Forbes State Forest (Southwestern Pennsylvania): Mountain Streams Woodcock Project

This 240-acre area is the only large tract of old-field habitat on the 60,000-acre Forbes State Forest. Historically used by both migrating and resident American woodcock, the cover in this area has gradually been getting too old and thin for those young-forest birds. In 2013, conservationists completed a management plan that will bring the area back to a younger, more woodcock-friendly state through non-commercial timber harvests, hand-felling of poor-quality trees, mowing shrubs, and using herbicides to remove unwanted competing vegetation. Those actions will be carried out with help from the U.S. Fish and Wildlife Service, California University of Pennsylvania, the Pennsylvania Game Commission, Woodcock Limited, and the Wildlife Management Institute.

Weiser State Forest (Eastern Pennsylvania): Taylorsville Grouse Habitat Project

The Taylorsville Tract lies next to State Game Lands 210, which is managed by the Pennsylvania Game Commission. The Taylorsville Grouse Project will take in approximately 715 acres on Weiser State Forest. The goal? Create young forest for ruffed grouse with an eye toward improving nesting success. Over the next three years, managers will make around 200 acres of new habitat in 10- to 15-acre blocks.

Ruffed grouse on nest

New young forest on the Taylorsville Grouse Project will boost nesting success for grouse./C. Fergus

Whole-tree chipping harvests will take place on some of the blocks, while other blocks will be hand-harvested, which will leave ample coarse woody debris lying on the ground. That sort of debris, mainly limbs and branches, provides habitat for insects, reptiles, and amphibians as it slowly decomposes. After this first phase, around 90 acres will be treated every 12 years. The project will create young, regrowing forest in a poor-quality stand of pole-stage and small saw-timber trees. The site is close to several hundred acres of state forest where commercial timber harvests have already made good dense habitat that should provide a ready source population of grouse.

The Greenland Tract, also on Weiser Forest, includes almost 3,000 acres of mostly poor-quality timber. To shift this site more toward a young stage, the district plans to remove all pine plantations, larch, Norway spruce, and other undesirable species through commercial harvesting, with the first harvest in 2016. They will also control invasive shrubs through the use of herbicides.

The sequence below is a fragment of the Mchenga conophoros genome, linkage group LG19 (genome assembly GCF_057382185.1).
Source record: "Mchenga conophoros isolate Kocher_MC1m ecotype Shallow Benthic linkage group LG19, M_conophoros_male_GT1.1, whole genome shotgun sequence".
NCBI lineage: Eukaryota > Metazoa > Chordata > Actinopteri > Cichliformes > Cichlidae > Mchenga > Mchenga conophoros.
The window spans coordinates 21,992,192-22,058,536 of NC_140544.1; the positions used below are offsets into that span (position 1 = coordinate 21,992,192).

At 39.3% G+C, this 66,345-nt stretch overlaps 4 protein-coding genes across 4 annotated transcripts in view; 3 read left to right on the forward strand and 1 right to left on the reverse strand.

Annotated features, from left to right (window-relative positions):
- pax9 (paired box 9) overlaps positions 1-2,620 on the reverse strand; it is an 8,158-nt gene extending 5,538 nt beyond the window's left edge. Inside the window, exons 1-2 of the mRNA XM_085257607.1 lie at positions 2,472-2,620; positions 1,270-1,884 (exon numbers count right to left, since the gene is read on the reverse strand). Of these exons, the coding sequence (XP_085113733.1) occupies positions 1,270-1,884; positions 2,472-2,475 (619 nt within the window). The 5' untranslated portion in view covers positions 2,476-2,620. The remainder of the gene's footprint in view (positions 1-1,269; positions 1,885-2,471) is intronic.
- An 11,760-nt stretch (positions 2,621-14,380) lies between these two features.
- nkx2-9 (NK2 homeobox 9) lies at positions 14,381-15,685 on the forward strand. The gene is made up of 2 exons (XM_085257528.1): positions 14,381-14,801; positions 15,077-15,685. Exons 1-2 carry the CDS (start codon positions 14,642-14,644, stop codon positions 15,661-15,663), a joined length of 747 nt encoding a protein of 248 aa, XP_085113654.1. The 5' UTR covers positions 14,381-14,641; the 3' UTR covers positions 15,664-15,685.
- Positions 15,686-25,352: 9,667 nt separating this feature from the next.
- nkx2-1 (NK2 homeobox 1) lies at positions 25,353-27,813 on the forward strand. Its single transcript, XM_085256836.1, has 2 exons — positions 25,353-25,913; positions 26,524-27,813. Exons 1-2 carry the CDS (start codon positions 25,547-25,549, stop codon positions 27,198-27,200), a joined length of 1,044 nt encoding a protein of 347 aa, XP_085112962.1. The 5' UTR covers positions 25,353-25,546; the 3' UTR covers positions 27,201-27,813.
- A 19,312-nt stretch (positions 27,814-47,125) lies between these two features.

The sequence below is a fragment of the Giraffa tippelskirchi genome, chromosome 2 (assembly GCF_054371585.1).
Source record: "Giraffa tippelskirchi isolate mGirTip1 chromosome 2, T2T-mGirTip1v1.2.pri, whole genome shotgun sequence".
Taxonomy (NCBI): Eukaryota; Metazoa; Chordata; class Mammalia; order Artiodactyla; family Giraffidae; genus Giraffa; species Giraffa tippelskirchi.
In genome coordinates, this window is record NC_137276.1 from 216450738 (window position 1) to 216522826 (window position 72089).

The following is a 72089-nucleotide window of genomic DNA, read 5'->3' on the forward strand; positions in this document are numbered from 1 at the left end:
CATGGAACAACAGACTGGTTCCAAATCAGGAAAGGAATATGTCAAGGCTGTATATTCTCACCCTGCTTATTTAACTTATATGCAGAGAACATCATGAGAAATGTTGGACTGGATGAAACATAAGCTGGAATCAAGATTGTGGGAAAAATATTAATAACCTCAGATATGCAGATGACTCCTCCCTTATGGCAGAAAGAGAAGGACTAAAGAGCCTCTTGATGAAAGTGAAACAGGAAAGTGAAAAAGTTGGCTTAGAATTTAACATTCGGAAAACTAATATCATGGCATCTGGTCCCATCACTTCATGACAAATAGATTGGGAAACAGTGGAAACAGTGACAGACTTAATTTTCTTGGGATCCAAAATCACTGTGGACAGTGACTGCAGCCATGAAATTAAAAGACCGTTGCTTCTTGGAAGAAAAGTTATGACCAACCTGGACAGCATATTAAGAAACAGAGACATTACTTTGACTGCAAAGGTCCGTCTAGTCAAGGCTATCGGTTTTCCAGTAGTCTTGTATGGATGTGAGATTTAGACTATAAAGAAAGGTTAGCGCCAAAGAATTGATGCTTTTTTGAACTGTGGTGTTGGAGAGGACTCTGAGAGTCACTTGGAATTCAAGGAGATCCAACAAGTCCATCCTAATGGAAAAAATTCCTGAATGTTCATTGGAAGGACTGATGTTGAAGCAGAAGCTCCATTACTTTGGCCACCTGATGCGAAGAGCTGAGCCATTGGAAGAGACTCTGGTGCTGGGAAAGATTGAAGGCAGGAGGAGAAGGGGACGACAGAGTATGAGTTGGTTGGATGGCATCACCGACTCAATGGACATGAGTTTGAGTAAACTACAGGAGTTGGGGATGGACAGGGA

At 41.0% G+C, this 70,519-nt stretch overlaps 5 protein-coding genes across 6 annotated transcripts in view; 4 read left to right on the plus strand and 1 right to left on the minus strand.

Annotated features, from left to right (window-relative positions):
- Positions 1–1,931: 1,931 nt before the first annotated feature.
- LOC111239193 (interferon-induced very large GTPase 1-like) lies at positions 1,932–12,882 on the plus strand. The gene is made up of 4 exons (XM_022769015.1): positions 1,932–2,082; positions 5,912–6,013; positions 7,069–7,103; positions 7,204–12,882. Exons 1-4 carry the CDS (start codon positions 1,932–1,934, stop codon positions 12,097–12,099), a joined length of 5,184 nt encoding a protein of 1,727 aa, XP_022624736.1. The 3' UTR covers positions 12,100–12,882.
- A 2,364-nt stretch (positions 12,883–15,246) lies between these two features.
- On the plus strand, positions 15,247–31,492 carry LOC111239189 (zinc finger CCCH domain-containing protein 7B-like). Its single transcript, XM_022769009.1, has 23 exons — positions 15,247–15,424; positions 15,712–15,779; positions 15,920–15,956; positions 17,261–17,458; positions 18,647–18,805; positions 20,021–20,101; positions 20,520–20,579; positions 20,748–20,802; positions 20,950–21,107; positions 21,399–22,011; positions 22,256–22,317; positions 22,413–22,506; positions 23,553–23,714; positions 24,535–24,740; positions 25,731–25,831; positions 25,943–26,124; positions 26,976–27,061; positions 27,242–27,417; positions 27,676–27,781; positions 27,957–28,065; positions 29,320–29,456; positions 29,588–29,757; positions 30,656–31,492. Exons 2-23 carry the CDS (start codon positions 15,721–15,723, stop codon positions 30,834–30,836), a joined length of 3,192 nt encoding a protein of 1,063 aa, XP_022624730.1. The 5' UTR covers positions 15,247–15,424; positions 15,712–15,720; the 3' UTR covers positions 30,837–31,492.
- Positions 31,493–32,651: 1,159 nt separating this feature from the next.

Foresters plan to encourage the growth of pitch pine and scrub oak, as well as oak savannahs, to benefit overall forest health and wildlife that thrive in young forest. After this forest type is established, managers will use prescribed burning to maintain thick low growth for wildlife. The Bureau of Forestry is working with the Pennsylvania Game Commission to seamlessly blend management activities on both Weiser State Forest and State Game Lands 210, yielding a landscape-scale area of early successional woodlands.

Moshannon State Forest (Central Pennsylvania): Rock Run Scrub Oak Prescribed Burn

In May 2015, a trained fire crew did a 275-acre prescribed burn in the Rock Run drainage to knock back old, thinning scrub oak, mountain laurel, and huckleberry shrubs. Those native shrubs evolved with fire, and they thrive when periodic small fires burn away older dead wood and suppress competing vegetation. Fire crew members allowed the carefully controlled fire to spread onto a neighboring State Game Lands, making for a total burned area of 345 acres. The site serves as a source of scrub oak acorns, which are collected and then planted and nurtured at the State Tree Nursery; later, they’re used to replant other stands. Scrub-oak is a short, wiry, shrublike oak whose multiple stems provide great cover and whose acorns help feed wildlife. Foresters report that the burned-over scrub oaks on Rock Run sent sprouts shooting up 3 to 5 feet in just one growing season. The foresters will monitor the site over the next four to seven years to see whether the shrubs produce bumper acorn crops as expected.

Pennsylvania State Forests

2.2 million acres of state forest exist across Pennsylvania.

Rothrock State Forest (Central Pennsylvania): Ruffed Grouse Project

Foresters identified two 100-acre sites with poor-quality timber having low value for wildlife. The trees, mostly pole-sized black birch, will be cut in 10-acre blocks or removed through the use of herbicides. Workers will treat around 60 acres over the next two years, with more improvements planned for the future. Not far away, several hundred additional acres of forestland, where mature trees harvested by the Bureau are now sending up abundant new shoots, offer habitat that should provide a likely source of grouse for repopulating the treated areas. The Ruffed Grouse Society/American Woodcock Society contributed funding.